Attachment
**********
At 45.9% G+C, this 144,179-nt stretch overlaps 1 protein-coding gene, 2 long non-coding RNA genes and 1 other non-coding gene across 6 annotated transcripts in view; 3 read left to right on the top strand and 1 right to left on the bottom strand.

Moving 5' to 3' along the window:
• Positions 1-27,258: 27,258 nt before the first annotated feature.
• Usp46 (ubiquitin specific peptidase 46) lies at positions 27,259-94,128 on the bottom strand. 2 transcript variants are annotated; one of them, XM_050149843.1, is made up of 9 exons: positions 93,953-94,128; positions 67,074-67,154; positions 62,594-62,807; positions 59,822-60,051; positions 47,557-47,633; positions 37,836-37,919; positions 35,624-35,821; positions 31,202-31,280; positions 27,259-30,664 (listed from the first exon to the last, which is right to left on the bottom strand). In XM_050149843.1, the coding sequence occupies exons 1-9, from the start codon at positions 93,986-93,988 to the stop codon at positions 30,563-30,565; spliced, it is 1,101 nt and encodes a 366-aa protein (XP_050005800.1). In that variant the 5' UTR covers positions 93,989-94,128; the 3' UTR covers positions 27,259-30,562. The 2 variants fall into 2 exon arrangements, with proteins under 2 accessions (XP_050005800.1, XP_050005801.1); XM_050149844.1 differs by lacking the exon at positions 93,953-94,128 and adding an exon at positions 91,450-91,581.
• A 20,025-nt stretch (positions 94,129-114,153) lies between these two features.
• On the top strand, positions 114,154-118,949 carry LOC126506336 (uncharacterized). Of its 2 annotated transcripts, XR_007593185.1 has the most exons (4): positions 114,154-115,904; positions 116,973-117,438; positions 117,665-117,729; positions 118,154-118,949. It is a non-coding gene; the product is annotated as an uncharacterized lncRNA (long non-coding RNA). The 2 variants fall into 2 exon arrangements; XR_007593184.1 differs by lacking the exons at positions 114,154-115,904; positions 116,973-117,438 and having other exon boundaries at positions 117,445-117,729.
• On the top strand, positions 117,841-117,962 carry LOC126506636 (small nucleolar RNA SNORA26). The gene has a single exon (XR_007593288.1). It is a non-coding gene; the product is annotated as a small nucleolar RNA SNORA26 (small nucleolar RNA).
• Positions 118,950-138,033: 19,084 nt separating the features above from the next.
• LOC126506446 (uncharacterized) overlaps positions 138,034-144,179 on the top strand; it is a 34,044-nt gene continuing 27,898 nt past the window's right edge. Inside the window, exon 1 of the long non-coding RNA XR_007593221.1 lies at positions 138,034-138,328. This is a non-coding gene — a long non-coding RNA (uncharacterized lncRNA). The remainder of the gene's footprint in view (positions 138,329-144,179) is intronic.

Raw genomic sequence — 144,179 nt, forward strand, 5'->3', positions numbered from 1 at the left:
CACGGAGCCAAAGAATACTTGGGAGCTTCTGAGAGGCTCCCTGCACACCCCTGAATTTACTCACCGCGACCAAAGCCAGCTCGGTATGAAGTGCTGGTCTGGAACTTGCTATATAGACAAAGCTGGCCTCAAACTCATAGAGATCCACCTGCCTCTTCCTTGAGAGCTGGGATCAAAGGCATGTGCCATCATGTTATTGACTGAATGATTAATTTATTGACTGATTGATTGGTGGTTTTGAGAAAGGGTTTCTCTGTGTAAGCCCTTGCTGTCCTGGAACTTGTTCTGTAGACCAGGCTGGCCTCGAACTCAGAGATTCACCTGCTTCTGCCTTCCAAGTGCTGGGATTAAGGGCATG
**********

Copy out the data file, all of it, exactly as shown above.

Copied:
At 45.9% G+C, this 144,179-nt stretch overlaps 1 protein-coding gene, 2 long non-coding RNA genes and 1 other non-coding gene across 6 annotated transcripts in view; 3 read left to right on the top strand and 1 right to left on the bottom strand.

Moving 5' to 3' along the window:
• Positions 1-27,258: 27,258 nt before the first annotated feature.
• Usp46 (ubiquitin specific peptidase 46) lies at positions 27,259-94,128 on the bottom strand. 2 transcript variants are annotated; one of them, XM_050149843.1, is made up of 9 exons: positions 93,953-94,128; positions 67,074-67,154; positions 62,594-62,807; positions 59,822-60,051; positions 47,557-47,633; positions 37,836-37,919; positions 35,624-35,821; positions 31,202-31,280; positions 27,259-30,664 (listed from the first exon to the last, which is right to left on the bottom strand). In XM_050149843.1, the coding sequence occupies exons 1-9, from the start codon at positions 93,986-93,988 to the stop codon at positions 30,563-30,565; spliced, it is 1,101 nt and encodes a 366-aa protein (XP_050005800.1). In that variant the 5' UTR covers positions 93,989-94,128; the 3' UTR covers positions 27,259-30,562. The 2 variants fall into 2 exon arrangements, with proteins under 2 accessions (XP_050005800.1, XP_050005801.1); XM_050149844.1 differs by lacking the exon at positions 93,953-94,128 and adding an exon at positions 91,450-91,581.
• A 20,025-nt stretch (positions 94,129-114,153) lies between these two features.
• On the top strand, positions 114,154-118,949 carry LOC126506336 (uncharacterized). Of its 2 annotated transcripts, XR_007593185.1 has the most exons (4): positions 114,154-115,904; positions 116,973-117,438; positions 117,665-117,729; positions 118,154-118,949. It is a non-coding gene; the product is annotated as an uncharacterized lncRNA (long non-coding RNA). The 2 variants fall into 2 exon arrangements; XR_007593184.1 differs by lacking the exons at positions 114,154-115,904; positions 116,973-117,438 and having other exon boundaries at positions 117,445-117,729.
• On the top strand, positions 117,841-117,962 carry LOC126506636 (small nucleolar RNA SNORA26). The gene has a single exon (XR_007593288.1). It is a non-coding gene; the product is annotated as a small nucleolar RNA SNORA26 (small nucleolar RNA).
• Positions 118,950-138,033: 19,084 nt separating the features above from the next.
• LOC126506446 (uncharacterized) overlaps positions 138,034-144,179 on the top strand; it is a 34,044-nt gene continuing 27,898 nt past the window's right edge. Inside the window, exon 1 of the long non-coding RNA XR_007593221.1 lies at positions 138,034-138,328. This is a non-coding gene — a long non-coding RNA (uncharacterized lncRNA). The remainder of the gene's footprint in view (positions 138,329-144,179) is intronic.

Raw genomic sequence — 144,179 nt, forward strand, 5'->3', positions numbered from 1 at the left:
CACGGAGCCAAAGAATACTTGGGAGCTTCTGAGAGGCTCCCTGCACACCCCTGAATTTACTCACCGCGACCAAAGCCAGCTCGGTATGAAGTGCTGGTCTGGAACTTGCTATATAGACAAAGCTGGCCTCAAACTCATAGAGATCCACCTGCCTCTTCCTTGAGAGCTGGGATCAAAGGCATGTGCCATCATGTTATTGACTGAATGATTAATTTATTGACTGATTGATTGGTGGTTTTGAGAAAGGGTTTCTCTGTGTAAGCCCTTGCTGTCCTGGAACTTGTTCTGTAGACCAGGCTGGCCTCGAACTCAGAGATTCACCTGCTTCTGCCTTCCAAGTGCTGGGATTAAGGGCATG